He walks away from the biggest job in world football and the opportunity to become the first manager to win four straight European Cups. And he does it less than four days after leading Real Madrid to their third consecutive Champions League crown.
He used the word “desgaste” — the same choice of terms used by Pep Guardiola when he left the Camp Nou six years ago — and it has a specific meaning. “Worn out, out of gas.” And yet he also said he wasn’t tired: “I’ve been doing this for three years, I’m certainly not out of energy.”
The great French stone face was once again inscrutably Sphinx-like.
He echoed the old football maxim whereby if you want to keep winning over time, every few years you either need to change the players or the coach.
“The time is right,” he said. “It’s not a decision I’ve taken lightly. I thought about it carefully and it’s the right decision, even though I imagine many may not agree. After three years Real Madrid needs a change, another way of working, another idea, if we are to continue winning. I feel it’s going to be difficult to continue winning. And because I’m a winner, I’m going.”
Do we take this at face value? Is he leaving because he knows that victory in Kiev can’t paper over a season that saw Real finish 17 points out of first place in La Liga, and in the Champions League, get outplayed for long stretches by Tottenham, Paris Saint-Germain, Juventus and Bayern?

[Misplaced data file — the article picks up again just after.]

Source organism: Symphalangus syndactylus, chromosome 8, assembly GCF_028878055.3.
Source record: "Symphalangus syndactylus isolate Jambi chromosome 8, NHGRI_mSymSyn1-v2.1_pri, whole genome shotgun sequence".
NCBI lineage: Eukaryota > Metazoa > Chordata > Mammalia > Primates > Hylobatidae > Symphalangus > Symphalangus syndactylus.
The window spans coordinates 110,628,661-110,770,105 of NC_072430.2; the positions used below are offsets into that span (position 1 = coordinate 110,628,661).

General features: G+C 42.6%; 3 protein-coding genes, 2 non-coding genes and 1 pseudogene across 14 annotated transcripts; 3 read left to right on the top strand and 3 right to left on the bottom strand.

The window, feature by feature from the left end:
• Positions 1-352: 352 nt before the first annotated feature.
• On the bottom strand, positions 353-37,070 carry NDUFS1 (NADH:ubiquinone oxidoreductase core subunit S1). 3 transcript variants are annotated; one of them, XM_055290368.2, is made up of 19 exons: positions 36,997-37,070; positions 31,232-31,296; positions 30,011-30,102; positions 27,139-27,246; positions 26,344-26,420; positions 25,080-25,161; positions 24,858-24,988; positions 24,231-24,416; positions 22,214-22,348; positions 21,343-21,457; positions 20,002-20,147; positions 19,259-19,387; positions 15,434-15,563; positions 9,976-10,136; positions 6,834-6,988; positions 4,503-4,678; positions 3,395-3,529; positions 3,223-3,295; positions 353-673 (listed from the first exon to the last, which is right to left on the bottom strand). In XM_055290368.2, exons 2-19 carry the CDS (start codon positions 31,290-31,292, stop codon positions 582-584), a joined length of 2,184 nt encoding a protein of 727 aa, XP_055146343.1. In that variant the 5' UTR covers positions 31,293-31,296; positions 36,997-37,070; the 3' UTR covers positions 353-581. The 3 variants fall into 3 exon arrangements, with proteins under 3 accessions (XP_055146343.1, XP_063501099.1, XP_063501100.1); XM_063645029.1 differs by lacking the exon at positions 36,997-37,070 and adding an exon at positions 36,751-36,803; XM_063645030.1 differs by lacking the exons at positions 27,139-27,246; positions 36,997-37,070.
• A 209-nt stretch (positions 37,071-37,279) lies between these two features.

Maybe. But even then, the enormity of walking away while on the verge of further cementing his place in football immortality is staggering — particularly since this is a team that is built to win here and now.
The average age of the starting XI is 29, most of the regulars are locked in through 2021 or beyond and most are on the sort of wages that make them difficult to sell. But perhaps that’s not how Real Madrid president Florentino Perez saw it. Perhaps after three summers in which not a single starter was added — the last two, Toni Kroos and Keylor Navas, arrived in 2014 — the plan for 2018 was to blow up the team and rebuild.
Maybe the post-match statements from Cristiano Ronaldo and Gareth Bale — with both men talking, albeit in different circumstances, about hypothetically moving on — weren’t entirely coincidental. Maybe they knew this would be the summer of upheaval and they wanted to test the waters early. And maybe Zidane simply did not want to be part of a rebuild. It’s a theory, and a popular one. Whether it corresponds to fact will likely be revealed in the coming weeks.